Family game night at the Brooks household was no joke. Board games were a prominent fixture in our family room; Monopoly® games left untouched for days at a time, ready for resume play at a moment’s notice, and blue and pink Life® people were permanently embedded in the carpet. When our parents unearthed a tattered box with the word ‘Clue’ on the top, my sister and I had no idea what was in store. This antique relic (it was probably an 80’s edition, but as kids, anything older than you is an antique) would begin a lifelong obsession with a unique game of deception and secrecy. I still remember our combined delight when a trusted video store clerk pointed us in the direction of Jonathan Lynn’s 1985 adaptation of the game. How could this possibly be a thing, and why didn’t we already know about it? We grabbed the VHS, and headed home. That night changed us forever, and our love for Clue singlehandedly kept that video store in business (one of the last holdouts against Blockbuster in the neighborhood). As the crowning jewel atop our Halloween marathon, Clue was a yearly event that we anticipated as much as the Rankin/Bass Christmas specials, or the Thanksgiving Bond-a-thon (albeit that one was more me than my little sister). And before you say, “Clue isn’t a Halloween movie, much less a Horror movie;” any movie that takes place in a spooky mansion and surrounds six murders is damn close enough.
A sublime concoction of comedy and suspense, Clue is one of those uncommon films that gets better every time you see it. The character framework is exquisitely simplistic – each “suspect” serving a singular purpose then passing along the narrative baton in a balletic jaunt to an unknown conclusion. Lynn and co-writer John Landis’ script is overflowing with sexual innuendo and buffoonery – the latter hooks you while you’re young, the former keeps you coming back as an adult. Muttered ripostes, waves of 1950’s/80’s cultural references, and an overabundance of double entendre flood the senses, allowing each subsequent viewing to feel like a fresh experience.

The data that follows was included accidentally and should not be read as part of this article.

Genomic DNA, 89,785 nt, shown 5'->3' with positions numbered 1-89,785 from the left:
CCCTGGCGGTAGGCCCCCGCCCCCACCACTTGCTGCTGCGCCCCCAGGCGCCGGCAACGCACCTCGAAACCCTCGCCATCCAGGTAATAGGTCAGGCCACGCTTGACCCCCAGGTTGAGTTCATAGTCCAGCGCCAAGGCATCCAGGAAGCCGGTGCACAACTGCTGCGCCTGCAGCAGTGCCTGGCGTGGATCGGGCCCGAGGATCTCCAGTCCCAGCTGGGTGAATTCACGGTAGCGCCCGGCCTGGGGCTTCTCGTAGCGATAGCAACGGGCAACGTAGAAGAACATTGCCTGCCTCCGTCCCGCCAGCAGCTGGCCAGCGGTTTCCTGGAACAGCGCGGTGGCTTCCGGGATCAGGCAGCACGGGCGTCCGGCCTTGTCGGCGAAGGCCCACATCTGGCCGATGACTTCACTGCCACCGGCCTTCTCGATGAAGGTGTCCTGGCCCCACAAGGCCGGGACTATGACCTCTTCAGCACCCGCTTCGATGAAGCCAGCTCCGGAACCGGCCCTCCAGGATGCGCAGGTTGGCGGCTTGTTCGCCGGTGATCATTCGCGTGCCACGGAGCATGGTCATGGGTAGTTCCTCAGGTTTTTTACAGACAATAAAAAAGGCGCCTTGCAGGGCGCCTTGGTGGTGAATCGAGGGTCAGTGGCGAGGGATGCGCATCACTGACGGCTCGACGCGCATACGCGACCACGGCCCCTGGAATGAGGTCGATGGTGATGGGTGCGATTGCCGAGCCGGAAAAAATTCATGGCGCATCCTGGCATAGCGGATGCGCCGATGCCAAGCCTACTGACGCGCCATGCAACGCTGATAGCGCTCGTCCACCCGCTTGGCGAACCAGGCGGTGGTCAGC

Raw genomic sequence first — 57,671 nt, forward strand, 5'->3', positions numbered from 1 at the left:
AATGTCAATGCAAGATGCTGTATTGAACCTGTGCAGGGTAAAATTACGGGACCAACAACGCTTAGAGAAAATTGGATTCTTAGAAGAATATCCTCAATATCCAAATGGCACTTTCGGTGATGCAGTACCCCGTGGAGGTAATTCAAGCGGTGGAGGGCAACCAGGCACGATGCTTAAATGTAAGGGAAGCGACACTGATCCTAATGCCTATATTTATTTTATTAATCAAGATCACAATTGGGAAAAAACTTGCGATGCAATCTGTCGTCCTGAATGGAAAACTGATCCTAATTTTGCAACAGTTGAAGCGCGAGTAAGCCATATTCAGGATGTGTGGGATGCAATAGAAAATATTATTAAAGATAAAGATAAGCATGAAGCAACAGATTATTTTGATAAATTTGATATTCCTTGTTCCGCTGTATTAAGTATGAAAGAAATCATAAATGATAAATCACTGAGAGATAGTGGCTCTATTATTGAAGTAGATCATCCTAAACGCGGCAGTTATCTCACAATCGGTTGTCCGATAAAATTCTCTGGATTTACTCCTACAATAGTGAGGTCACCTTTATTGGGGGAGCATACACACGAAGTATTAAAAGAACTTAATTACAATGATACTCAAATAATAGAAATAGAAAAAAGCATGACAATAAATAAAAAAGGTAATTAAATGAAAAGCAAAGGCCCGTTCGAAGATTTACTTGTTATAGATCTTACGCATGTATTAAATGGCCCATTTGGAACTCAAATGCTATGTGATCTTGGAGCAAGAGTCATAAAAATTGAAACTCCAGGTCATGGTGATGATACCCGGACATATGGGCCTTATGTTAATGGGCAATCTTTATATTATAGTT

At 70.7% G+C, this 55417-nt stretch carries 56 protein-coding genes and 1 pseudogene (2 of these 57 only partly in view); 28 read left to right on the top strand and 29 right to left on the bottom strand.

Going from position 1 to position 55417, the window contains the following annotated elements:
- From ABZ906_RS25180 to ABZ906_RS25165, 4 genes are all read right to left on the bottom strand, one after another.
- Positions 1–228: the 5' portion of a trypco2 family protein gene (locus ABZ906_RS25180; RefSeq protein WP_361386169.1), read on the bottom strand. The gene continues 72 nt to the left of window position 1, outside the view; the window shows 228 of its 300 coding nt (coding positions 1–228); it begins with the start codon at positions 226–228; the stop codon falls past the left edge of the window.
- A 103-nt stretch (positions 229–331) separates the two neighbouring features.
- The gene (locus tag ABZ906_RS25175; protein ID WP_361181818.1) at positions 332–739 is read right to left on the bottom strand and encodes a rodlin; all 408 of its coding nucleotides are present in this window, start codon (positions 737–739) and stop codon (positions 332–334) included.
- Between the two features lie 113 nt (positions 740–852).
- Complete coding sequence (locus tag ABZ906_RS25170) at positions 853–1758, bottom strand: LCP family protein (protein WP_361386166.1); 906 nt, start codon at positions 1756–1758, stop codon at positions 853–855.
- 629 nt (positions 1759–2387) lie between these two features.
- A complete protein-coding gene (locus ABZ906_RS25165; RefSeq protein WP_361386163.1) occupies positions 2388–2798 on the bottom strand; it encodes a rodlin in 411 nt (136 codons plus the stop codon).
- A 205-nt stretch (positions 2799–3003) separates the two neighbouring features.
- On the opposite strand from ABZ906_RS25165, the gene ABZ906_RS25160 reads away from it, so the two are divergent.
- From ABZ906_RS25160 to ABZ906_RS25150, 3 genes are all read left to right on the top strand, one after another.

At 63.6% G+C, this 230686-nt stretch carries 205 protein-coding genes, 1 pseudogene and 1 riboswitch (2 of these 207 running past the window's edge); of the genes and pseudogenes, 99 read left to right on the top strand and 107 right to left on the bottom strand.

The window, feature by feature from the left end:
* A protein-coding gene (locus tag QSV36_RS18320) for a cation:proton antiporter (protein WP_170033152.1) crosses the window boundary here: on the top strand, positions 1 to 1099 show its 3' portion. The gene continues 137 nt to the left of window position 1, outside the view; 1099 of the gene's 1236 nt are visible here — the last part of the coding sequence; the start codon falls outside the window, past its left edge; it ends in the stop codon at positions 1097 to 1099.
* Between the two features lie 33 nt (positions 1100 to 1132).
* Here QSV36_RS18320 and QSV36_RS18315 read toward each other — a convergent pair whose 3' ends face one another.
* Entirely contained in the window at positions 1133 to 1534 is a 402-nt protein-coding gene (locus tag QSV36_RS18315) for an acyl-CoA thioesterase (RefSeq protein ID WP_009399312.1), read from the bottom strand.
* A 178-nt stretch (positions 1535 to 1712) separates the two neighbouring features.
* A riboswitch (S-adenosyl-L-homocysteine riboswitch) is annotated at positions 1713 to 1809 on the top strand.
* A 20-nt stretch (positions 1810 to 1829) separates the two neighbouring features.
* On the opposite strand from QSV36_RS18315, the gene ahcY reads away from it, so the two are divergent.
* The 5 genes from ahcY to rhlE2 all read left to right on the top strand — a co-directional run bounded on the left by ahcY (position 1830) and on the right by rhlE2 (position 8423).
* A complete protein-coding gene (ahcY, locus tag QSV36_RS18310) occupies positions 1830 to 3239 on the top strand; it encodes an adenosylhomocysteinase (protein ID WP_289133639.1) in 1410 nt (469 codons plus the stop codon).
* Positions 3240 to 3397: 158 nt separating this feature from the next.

More than clever dialogue, Clue is an aural feast. I know that I will never commit the panicked squawkings of Mrs. Peacock, or Wadsworth’s incessant chatter to memory, but am held in continual amazement at how so many of the foley cues seem to jump into my mind. Leather-soled shoes tapping across vast marble hallways, the weighty click of the lead pipe connecting with a wedding ring, lever-lock keys fumbling inside their tumblers; Clue plays like the greatest Halloween sound effects tape ever recorded. Heightened by a whimsical score from John Morris (that evokes images of Bugs Bunny at the opera) and choice pieces from The Crew Cuts and Bill Haley and the Comets, the film’s sounds are every bit as important as the dialogue or Tim Curry’s light-as-air dynamism.
Having seen Clue more than I care to admit, a self-imposed limit restricts viewing to the month of October. As much as I love John Carpenter, Wes Craven, or David Cronenberg, nothing quite matches the excitement of pulling my trusty copy of Clue off the shelf and popping it into the DVD player.